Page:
Recent Fire Damage Posts

3 Steps To Smother a Grease Fire

3/4/2019 (Permalink)

Grease fire can burn hotter that other types of kitchen fire

3 Steps To Smother A Grease Fire

Grease fires can burn hotter than most other types of kitchen fires. It is important to know how to safely extinguish these fires, as using a pressurized fire extinguisher may actually cause this type of fire to spread. Here are the three steps necessary to safely smother a grease fire.

1. Turn Off the Heat

The first step to handle smoking grease or a fire is to turn off the source of heat. This can prevent grease from becoming even hotter. Do not attempt to move a pan or pot off of the burner, as motion can intensify the fire. 

2. Smother the Flames

There are two effective ways to quickly smother flames. It is a good idea to keep baking soda and salt handy if you are cooking with large amounts of grease. Baking soda consists of sodium bicarbonate, which releases carbon dioxide. Salt draws heat out of grease to limit its combustibility. 

An intense grease fire will draw in oxygen through convection and may resist this smothering effect. Limit the supply of oxygen by immediately covering the pot or pan with a metal lid, cookie sheet, or another pot or pan. 

3. Make Sure the Fire Is Out

Monitor the situation to make sure that a fire is not spreading. Wait at least 20 minutes for grease to cool before checking the condition under the cover. Lifting a cover too quickly can introduce a surge of oxygen that may cause a fire to reignite. 

What To Do Before Help Arrives

3/4/2019 (Permalink)

What To Do Before Help Arrives

Fire Damage

A fire can leave behind soot, smoke damage and a host of other problems.
Ceilings, walls, woodwork, carpeting, and floors will often need a thorough
professional cleaning. If your home or business suffers a fire, it is important to take the appropriate steps to prevent further damage until your local SERVPRO®. The following tips may help reduce damage and increase chances of a successful restoration.

DO:

Limit movement in the home to prevent soot particles from being embedded into upholstery and carpet.

Keep hands clean. Soot on hands can further soil upholstery, walls, and woodwork.

Place dry, colorfast towels or old linens on rugs, upholstery, and carpet traffic areas.

If electricity is off, empty freezer/refrigerator completely and prop doors open to help prevent odor.

Wipe soot from chrome kitchen/bathroom faucets, trim and appliances, then protect these surfaces with a light coating of lubricant.

If heat is off during winter, pour RV antifreeze in sinks, toilet bowls, holding tanks and tubs to avoid freezing pipes and fixtures.

Tape double layers of cheesecloth over air registers to stop particles of soot from getting in or out of the HVAC system.

DON'T:

Don’t attempt to wash any walls or painted surfaces without first contacting your SERVPRO® of West Knoxville and Farragut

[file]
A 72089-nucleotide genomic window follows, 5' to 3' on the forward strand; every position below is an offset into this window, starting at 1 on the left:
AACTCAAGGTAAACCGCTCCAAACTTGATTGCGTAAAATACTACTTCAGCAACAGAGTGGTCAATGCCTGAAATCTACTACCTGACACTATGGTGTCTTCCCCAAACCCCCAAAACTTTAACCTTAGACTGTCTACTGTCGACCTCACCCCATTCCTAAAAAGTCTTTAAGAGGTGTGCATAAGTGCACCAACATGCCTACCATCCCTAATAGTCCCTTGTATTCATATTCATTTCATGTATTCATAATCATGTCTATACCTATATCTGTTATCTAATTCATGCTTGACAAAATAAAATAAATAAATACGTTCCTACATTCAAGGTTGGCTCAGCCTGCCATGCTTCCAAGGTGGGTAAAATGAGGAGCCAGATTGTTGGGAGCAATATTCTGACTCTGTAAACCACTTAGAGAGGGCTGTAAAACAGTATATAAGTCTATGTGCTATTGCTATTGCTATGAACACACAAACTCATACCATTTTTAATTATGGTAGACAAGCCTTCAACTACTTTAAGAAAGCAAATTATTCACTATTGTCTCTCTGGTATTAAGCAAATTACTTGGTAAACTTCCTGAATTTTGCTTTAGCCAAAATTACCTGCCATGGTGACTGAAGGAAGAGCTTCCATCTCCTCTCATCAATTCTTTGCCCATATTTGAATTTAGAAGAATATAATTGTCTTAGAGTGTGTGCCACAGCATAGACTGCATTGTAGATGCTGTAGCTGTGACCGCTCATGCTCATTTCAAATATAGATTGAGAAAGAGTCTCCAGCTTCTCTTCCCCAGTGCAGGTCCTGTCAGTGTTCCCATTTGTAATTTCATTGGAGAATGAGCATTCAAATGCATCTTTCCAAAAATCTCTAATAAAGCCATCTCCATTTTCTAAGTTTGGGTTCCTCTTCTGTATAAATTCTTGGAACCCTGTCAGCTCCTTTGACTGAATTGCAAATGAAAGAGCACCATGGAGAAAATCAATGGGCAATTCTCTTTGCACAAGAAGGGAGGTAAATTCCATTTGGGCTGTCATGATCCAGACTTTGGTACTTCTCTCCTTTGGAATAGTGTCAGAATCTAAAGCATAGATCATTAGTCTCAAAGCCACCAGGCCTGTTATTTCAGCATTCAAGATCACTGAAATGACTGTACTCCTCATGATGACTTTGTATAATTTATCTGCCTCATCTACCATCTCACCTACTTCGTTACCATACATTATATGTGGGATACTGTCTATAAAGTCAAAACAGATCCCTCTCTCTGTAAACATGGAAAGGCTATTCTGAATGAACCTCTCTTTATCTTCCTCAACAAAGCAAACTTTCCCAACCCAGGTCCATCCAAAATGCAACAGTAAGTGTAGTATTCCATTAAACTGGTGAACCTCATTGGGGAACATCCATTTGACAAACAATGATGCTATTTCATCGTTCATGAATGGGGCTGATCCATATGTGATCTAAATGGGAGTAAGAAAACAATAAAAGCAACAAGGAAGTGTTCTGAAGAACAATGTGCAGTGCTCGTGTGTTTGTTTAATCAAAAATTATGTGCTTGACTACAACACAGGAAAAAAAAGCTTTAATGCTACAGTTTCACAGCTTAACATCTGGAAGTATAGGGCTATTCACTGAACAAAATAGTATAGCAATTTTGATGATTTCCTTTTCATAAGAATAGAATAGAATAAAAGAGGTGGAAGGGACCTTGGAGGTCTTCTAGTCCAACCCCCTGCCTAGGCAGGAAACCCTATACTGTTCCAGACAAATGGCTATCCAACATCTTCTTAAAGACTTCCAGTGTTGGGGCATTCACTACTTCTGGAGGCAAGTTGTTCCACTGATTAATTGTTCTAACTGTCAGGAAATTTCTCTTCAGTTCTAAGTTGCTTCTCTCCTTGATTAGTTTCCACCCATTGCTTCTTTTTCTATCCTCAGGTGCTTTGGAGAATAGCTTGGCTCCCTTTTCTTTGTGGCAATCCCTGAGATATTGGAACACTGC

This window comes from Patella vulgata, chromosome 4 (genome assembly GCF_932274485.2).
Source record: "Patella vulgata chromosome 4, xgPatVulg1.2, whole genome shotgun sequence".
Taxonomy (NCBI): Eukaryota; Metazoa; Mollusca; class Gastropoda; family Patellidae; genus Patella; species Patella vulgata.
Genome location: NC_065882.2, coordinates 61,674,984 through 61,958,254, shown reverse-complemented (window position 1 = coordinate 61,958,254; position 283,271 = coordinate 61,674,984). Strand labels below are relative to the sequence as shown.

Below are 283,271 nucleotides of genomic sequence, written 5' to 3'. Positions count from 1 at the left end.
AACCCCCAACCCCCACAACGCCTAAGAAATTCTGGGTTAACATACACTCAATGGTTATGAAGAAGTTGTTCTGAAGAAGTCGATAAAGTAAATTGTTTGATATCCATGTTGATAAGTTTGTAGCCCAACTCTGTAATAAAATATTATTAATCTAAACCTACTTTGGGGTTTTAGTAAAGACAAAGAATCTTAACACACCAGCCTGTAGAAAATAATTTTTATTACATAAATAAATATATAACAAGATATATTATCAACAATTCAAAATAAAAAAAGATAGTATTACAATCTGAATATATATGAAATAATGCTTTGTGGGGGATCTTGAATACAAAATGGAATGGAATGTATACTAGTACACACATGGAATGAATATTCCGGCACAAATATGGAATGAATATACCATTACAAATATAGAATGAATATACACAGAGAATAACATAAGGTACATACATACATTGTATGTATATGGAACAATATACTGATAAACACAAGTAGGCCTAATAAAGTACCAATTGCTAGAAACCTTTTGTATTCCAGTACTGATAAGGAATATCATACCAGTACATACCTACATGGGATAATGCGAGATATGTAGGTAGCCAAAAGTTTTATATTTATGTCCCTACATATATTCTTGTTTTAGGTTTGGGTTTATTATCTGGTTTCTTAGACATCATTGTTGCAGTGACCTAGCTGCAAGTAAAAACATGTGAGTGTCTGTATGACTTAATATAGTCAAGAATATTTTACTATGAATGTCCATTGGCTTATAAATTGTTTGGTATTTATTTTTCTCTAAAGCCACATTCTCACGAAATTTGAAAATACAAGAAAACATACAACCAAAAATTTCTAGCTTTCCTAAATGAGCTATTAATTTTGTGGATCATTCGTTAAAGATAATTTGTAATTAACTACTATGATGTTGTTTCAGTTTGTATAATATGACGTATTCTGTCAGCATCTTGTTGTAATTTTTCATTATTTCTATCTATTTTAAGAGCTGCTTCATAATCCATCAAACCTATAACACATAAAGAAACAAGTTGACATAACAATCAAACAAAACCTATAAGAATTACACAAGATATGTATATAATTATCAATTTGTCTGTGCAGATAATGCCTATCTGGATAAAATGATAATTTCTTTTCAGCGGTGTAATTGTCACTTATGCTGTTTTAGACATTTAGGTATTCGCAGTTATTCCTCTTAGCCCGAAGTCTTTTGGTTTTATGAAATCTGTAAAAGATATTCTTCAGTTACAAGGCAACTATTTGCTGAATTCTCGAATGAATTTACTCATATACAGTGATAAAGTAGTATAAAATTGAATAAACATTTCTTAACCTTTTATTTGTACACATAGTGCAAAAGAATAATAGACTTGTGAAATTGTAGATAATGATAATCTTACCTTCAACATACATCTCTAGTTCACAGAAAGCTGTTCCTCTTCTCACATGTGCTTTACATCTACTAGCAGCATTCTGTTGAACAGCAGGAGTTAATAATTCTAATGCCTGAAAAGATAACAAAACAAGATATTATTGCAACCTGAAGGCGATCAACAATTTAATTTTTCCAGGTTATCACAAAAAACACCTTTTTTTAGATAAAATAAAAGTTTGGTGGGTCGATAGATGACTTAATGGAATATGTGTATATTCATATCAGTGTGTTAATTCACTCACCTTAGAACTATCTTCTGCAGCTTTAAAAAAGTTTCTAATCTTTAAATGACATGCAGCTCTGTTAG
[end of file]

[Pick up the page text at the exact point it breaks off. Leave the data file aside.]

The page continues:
Do not attempt to clean any electrical appliances (TV sets, radios, etc.) that may have been close to fire, heat or water without first consulting an authorized repair service.

Do not consume any food or beverages that may have been stored close to fire, heat or water, as they may be contaminated.

If the ceiling is wet, do not turn on ceiling fans.

Wiring may be wet or damaged and cause electrical shock, and air movement may create secondary damage.

Don’t send garments to the dry cleaner. Improper cleaning may set
in smoke odor.

Can Lightning Start a House Fire?

3/4/2019 (Permalink)

Can Lightning Start a House Fire?

If your home sustains damage from a lightning fire, contact a company that provides fire restoration services.

Lightning is the cause of a number of house fire every year. A lightning fire typically occurs when a hot flash strikes a combustible object or travels through conductive metal objects and then ignites combustibles. It is important to recognize the risks of a direct strike and a phenomenon called side flash in order to safely respond to a strike on or around your home. It is almost always a good idea to call the fire department if your home has been struck.

1. Direct strike: A direct hot strike can cause a fire, particularly if it makes contact with combustible material in or around your home. As soon as your home is struck, check for any signs of fire and contact the fire department from a cellular phone as soon as possible. Avoid using a landline in case current is traveling through the wiring. You can rest easy once you are sure that your residence is not running an elevated risk for lightning fire.

2. Side flash: This phenomenon occurs when a strike travels through conductive metal features such as downspouts, gutters, gas lines, water pipes, window frames, or wiring and then ignites combustible building materials such as insulation. Lightning does not require conductive objects to travel down to the ground, but if a side flash occurs, it may lead to hidden fires within the attic or walls of a house.